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Tamworth Veterinary Hospital

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Arthritis in Your Pet

As the weather grows colder, many animals (not unlike people) who suffer from arthritis may really start to feel it.

Arthritis means ‘inflamed joints’. The joint fluid becomes thin and watery, the cartilage thins and looses its cushioning properties, and bone spurs form around the joint.

Arthritis occurs in animals for any number of reasons, ranging from injuries to ligaments and cartilage, through to simple wear and tear in older animals. Arthritis is made a lot worse in animals who don’t have regular exercise, as physical activity stimulates the production of joint fluid and keeps surrounding muscles and ligaments well toned. Animals which are overweight also suffer more with arthritis as there is increased stress on the joints and they tend not to exercise.

As animals can’t tell us how uncomfortable they are and can be very good at putting on a brave face, it is important for owners to recognize the signs of arthritic pain in their animals.

Dogs demonstrate stiffness and reluctance to walk, struggling to get up in the morning. Severely affected animals may go off their food and be quite down in the dumps refusing to move.

Cats are more difficult to read than dogs and for this reason many older cats endure arthritis pain unnecessarily. Signs which can tip an owner off include sleeping more than usual, reluctance to go outside and play, discomfort when touched around the hips and lower back and failing to groom.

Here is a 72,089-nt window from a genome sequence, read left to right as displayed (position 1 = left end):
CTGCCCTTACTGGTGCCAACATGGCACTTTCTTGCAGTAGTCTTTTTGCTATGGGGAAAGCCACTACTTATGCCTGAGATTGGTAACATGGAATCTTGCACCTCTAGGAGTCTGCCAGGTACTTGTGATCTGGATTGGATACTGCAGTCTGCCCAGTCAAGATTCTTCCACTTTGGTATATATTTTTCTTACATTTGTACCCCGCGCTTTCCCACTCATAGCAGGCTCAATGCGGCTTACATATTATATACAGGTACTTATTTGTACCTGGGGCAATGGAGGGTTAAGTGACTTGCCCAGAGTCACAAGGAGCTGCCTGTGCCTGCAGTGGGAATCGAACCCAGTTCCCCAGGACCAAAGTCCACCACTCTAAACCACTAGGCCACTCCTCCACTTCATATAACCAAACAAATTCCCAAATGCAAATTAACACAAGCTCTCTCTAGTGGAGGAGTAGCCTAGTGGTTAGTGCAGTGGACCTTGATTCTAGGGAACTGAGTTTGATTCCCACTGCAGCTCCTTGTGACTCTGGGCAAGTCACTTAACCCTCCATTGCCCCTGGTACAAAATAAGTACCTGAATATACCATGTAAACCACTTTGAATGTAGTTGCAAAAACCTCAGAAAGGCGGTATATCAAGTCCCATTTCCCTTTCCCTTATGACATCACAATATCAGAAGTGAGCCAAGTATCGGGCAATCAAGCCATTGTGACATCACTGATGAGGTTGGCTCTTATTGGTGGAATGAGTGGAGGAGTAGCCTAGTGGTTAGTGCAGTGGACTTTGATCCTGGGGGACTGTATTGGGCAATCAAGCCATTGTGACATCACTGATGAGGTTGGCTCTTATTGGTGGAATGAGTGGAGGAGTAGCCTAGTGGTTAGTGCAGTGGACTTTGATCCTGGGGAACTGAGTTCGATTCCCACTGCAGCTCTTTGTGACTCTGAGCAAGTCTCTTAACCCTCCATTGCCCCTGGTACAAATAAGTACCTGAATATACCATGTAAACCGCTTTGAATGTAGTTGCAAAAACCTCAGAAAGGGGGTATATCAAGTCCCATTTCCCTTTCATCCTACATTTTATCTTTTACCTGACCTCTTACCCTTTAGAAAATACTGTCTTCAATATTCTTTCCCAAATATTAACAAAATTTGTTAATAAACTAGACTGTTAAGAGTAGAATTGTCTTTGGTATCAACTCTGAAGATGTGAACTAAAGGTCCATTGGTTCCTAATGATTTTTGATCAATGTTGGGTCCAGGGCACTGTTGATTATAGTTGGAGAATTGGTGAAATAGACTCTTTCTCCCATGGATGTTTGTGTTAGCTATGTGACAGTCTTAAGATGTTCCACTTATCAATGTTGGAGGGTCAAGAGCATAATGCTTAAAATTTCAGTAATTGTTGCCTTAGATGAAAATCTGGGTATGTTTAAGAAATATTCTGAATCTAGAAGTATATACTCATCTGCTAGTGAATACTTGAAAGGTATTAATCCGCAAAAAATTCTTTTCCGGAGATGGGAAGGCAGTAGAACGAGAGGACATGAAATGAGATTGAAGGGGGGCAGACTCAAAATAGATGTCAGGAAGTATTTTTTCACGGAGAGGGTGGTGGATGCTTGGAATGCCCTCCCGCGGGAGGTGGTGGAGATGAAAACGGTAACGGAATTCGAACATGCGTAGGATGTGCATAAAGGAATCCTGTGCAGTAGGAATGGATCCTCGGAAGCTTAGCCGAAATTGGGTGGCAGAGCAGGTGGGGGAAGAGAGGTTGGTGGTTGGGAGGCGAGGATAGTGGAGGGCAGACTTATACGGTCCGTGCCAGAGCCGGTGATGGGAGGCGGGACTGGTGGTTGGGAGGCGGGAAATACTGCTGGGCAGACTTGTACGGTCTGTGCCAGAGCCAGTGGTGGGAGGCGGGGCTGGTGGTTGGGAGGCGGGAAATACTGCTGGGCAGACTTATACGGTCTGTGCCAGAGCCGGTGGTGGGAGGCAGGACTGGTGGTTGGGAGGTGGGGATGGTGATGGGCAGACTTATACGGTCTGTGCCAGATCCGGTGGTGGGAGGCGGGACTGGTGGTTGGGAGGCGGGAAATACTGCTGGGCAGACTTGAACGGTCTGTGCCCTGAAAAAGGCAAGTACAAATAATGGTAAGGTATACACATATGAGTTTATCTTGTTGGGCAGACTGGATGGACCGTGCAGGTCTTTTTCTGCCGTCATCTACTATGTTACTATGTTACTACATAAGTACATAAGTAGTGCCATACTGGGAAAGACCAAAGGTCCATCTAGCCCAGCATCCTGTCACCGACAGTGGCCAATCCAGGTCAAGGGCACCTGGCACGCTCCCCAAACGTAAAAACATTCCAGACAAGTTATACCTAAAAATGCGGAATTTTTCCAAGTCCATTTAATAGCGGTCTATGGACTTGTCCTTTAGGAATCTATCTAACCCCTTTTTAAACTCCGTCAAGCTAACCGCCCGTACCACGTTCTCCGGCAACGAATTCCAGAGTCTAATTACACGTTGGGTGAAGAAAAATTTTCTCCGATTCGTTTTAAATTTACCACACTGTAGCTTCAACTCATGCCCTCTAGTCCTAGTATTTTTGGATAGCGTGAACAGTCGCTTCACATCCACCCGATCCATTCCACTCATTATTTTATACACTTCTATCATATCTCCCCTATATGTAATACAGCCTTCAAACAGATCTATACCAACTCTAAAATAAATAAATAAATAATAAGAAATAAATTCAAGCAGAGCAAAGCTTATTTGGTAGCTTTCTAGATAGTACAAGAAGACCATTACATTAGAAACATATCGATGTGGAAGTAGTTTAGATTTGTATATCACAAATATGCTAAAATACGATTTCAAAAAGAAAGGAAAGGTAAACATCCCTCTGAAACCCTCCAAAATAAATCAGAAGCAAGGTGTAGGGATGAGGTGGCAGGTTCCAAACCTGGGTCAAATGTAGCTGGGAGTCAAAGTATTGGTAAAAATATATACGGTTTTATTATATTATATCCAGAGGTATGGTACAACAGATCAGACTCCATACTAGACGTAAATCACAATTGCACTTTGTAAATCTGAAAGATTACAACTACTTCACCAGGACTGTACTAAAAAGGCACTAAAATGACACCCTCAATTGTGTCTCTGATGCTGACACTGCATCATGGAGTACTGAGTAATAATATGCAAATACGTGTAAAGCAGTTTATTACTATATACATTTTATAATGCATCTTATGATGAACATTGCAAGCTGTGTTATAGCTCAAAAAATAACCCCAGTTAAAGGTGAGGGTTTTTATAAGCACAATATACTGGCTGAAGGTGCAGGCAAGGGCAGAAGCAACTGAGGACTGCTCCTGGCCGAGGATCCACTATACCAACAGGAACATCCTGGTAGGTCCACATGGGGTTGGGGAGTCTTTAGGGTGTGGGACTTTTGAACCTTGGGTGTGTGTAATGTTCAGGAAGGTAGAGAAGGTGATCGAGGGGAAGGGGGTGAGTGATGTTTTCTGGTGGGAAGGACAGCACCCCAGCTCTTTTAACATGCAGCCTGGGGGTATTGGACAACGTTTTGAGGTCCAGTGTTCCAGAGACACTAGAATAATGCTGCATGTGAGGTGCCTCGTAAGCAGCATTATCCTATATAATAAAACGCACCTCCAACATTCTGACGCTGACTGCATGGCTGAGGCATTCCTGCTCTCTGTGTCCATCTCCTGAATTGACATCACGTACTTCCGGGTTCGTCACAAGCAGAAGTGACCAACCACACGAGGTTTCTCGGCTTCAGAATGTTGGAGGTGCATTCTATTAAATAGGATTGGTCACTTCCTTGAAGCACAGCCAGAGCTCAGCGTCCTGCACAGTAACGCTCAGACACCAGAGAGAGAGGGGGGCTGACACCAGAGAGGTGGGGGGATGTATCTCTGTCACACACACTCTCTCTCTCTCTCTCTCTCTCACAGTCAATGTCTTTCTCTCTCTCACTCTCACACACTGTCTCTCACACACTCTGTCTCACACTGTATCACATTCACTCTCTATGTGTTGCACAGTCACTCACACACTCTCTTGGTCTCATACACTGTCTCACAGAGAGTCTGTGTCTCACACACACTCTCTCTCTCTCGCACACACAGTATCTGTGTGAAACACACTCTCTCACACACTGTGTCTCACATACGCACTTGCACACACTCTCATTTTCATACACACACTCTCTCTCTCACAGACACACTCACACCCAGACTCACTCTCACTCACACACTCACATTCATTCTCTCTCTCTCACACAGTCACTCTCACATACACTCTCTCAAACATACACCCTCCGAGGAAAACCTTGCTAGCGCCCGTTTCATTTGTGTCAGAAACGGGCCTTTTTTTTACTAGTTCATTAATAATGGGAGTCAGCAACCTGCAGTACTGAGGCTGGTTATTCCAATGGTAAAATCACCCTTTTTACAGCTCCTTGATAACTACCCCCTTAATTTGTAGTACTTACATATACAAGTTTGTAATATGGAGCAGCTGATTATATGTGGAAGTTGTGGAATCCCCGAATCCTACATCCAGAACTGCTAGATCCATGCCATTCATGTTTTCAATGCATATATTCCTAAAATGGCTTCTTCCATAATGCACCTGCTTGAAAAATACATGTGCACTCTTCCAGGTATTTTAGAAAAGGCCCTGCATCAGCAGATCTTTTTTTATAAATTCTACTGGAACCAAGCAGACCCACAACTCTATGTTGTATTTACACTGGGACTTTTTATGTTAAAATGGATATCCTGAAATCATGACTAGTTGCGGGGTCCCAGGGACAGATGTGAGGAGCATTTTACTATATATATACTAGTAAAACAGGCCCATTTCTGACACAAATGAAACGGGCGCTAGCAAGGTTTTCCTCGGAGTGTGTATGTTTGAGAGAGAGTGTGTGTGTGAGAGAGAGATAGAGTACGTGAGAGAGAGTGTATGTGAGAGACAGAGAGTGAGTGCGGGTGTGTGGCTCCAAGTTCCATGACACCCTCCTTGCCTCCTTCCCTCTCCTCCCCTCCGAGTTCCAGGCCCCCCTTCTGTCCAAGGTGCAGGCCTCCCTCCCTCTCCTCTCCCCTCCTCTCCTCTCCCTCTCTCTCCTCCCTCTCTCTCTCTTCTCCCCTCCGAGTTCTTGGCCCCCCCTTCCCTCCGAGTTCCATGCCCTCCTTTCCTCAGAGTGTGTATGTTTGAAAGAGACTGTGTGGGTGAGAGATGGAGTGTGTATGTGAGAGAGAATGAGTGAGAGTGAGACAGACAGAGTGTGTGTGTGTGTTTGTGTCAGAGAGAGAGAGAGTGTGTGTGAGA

In both dogs and cats, a change in temperament and general grumpiness may indicate arthritic pain.

Older overweight animals will nearly always suffer some degree of joint pain but younger animals may succumb particularly if they have sustained an injury such as a torn ligament.

If you suspect an animal to be suffering from arthritis then a trip to the vet is the best bet. The vet can usually tell by examining your pet and taking into account the signs you describe. X-rays may have to be taken to confirm the diagnosis and give some idea as to the extent of the problem.

Unfortunately, arthritis is a progressive and incurable condition at this point in time. However, many options are available to make life more comfortable for pets with arthritis. Treatment can range from dietary supplements, which aim to improve joint fluid consistency, to pain killers which provide direct relief from pain and improve mobility. It is important not to give your pet human preparations without consulting your vet as human preparations may cause kidney failure, liver failure and gastric ulceration in animals.

Surgical alternatives are sometimes available for arthritis (particularly of the hip joints) and may be a viable option although they tend to be very expensive.

One of the most vital factors in helping an animal with arthritis is weight reduction. Special diets are available from your vet to assist in weight reduction.

Exercise is important to both help your pet loose weight and improve activity. Short frequent exercise is more beneficial than long periods which may lead to stiffness and pain.

Cats can be exercised by playing with them. A favourite toy is often the best way to get your cat to play.

All in all, there are so many options for helping an animal with arthritis pain that there is no need for them to suffer in silence. Owners who endeavour to assist their animals are often greatly rewarded, reporting their pets to “have a new lease on life” or start “acting like a puppy again”.

And that is always great to see!!!!!